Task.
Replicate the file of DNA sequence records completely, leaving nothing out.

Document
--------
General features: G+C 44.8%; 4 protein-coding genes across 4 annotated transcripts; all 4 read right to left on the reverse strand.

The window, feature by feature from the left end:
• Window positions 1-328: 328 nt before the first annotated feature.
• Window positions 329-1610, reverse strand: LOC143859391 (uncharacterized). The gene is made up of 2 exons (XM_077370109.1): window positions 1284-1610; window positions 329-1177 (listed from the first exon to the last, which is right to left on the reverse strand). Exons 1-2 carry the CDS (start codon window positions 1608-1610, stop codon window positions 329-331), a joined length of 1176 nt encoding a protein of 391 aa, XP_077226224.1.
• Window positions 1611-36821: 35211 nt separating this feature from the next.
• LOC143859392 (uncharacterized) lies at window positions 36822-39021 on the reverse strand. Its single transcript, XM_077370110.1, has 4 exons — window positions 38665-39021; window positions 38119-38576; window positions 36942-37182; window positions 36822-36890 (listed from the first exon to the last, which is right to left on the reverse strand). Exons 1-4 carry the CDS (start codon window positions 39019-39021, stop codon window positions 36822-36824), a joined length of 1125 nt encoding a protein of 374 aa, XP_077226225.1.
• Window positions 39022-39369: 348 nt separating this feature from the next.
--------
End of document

General features: G+C 44.8%; 4 protein-coding genes across 4 annotated transcripts; all 4 read right to left on the reverse strand.

The window, feature by feature from the left end:
• Window positions 1-328: 328 nt before the first annotated feature.
• Window positions 329-1610, reverse strand: LOC143859391 (uncharacterized). The gene is made up of 2 exons (XM_077370109.1): window positions 1284-1610; window positions 329-1177 (listed from the first exon to the last, which is right to left on the reverse strand). Exons 1-2 carry the CDS (start codon window positions 1608-1610, stop codon window positions 329-331), a joined length of 1176 nt encoding a protein of 391 aa, XP_077226224.1.
• Window positions 1611-36821: 35211 nt separating this feature from the next.
• LOC143859392 (uncharacterized) lies at window positions 36822-39021 on the reverse strand. Its single transcript, XM_077370110.1, has 4 exons — window positions 38665-39021; window positions 38119-38576; window positions 36942-37182; window positions 36822-36890 (listed from the first exon to the last, which is right to left on the reverse strand). Exons 1-4 carry the CDS (start codon window positions 39019-39021, stop codon window positions 36822-36824), a joined length of 1125 nt encoding a protein of 374 aa, XP_077226225.1.
• Window positions 39022-39369: 348 nt separating this feature from the next.